Thursday, April 15, 2010

It's the middle of April, are you angry enough for a flat tax?

Are you angry enough for a flat tax?

Actually, I don't think ANYONE can really get angry enough to support one tax or another, but there are certain cases where it makes sense.

Think of it... Your tax return includes more demographic information than it contains real income calculations. Your accountant works to help you make money rather than trying to help you save income taxes. It would be a complete change in attitude, and if you set the exemptions up properly, there would be no issue with lower income persons paying a disproportionate share.

But that's the thing... everyone has their own ideas of what or what is not a disproportionate share of income taxes. If you ask the people at Policynote, it's not enough that low income people pay little or no tax in British Columbia, business owners should be forced to pay higher and higher wages as well for no tangible benefit. It's not even thought of that often the business owners being forced to pay a minimum wage are often living on much less than minimum wage themselves. There is no discussion there that a low minimum wage encourages workers to educate themselves out of their minimum wage jobs, that very few permanently employed workers work for minimum wage, and that the largest force pushing wages higher isn't the minimum wage but a shortage of qualified workers. I, of course, digress.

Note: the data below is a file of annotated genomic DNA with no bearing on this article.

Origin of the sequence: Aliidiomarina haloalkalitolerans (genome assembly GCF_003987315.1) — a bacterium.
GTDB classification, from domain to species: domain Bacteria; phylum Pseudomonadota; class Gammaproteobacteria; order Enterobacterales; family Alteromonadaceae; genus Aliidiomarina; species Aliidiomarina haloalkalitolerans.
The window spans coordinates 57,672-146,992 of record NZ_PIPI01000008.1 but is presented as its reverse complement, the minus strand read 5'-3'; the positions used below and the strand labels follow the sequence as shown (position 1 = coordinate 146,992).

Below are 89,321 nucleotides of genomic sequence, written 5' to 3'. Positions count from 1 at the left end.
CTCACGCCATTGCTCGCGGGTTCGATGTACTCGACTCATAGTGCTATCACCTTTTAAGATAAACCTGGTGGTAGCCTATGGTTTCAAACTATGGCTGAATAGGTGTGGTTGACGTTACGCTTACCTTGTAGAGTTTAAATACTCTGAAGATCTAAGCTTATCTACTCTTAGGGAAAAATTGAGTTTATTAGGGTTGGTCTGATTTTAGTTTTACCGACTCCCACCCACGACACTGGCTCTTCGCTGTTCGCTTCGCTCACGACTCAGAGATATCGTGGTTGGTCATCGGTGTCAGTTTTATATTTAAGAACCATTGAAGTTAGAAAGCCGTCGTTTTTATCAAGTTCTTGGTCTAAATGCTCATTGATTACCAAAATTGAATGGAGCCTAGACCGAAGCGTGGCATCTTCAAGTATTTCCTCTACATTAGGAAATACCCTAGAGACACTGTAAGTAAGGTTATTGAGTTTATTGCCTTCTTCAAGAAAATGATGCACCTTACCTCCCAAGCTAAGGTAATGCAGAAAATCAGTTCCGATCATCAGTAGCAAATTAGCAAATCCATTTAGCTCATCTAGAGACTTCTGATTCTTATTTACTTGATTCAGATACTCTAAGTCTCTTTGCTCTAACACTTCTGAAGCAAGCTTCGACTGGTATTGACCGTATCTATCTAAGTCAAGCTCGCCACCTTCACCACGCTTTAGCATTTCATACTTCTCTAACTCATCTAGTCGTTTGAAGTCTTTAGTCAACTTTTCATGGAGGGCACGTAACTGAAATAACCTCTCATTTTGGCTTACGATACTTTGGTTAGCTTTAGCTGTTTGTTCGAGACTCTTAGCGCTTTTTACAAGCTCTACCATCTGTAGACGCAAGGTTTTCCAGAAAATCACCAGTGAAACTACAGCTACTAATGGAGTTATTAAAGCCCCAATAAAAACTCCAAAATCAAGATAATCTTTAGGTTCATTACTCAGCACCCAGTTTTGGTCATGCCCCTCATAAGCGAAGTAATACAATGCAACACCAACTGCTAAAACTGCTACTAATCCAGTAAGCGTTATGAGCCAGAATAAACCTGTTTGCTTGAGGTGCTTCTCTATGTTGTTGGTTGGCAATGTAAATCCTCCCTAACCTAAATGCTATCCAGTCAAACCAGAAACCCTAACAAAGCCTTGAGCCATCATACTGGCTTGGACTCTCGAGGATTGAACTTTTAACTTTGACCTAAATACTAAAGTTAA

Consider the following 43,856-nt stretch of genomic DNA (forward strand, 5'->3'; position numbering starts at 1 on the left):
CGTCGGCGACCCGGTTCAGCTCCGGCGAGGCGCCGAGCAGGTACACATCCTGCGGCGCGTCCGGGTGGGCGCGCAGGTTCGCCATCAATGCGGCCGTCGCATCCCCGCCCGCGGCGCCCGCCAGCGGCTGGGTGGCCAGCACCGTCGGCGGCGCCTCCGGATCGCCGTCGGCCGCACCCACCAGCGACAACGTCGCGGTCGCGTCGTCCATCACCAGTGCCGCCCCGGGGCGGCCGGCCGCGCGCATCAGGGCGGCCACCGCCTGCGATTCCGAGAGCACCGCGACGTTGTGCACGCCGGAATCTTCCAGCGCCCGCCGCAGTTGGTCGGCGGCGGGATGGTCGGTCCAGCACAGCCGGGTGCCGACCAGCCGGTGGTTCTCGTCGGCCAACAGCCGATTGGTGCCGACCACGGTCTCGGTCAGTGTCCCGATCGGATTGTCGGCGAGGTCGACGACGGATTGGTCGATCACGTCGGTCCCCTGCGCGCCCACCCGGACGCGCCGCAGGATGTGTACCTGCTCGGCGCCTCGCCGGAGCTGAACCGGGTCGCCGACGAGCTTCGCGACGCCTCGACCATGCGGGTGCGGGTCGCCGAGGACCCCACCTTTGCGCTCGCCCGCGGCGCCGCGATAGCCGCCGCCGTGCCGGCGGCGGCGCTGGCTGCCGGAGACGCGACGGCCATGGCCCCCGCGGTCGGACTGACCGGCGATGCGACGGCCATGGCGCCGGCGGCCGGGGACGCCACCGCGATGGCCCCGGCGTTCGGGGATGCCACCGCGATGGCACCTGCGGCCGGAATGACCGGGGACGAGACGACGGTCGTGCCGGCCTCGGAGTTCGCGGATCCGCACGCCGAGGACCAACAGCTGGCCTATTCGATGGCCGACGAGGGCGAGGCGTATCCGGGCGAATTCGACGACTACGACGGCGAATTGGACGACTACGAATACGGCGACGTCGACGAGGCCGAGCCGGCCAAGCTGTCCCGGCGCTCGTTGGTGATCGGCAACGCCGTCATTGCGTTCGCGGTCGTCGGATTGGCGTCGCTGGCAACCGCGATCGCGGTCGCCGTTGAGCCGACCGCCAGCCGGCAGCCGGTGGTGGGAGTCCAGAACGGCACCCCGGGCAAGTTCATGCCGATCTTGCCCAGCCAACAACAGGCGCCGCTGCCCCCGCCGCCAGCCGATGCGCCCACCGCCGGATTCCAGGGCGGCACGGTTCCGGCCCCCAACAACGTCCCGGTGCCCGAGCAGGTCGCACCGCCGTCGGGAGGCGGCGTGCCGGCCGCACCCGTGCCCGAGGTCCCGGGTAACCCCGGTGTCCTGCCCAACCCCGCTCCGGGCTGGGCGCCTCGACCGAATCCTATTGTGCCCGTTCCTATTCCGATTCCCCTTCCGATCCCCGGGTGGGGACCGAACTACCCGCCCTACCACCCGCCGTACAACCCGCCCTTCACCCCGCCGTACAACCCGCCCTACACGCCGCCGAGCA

The point is that few people like taxes, but nobody will say what they feel their proper level of taxation is.

Personally, I'm of the opinion that the less money in the hands of the government, the better off everyone is... I haven't seen a lot of people that necessarily disagree with that statement, and the agreement crosses the political spectrum.

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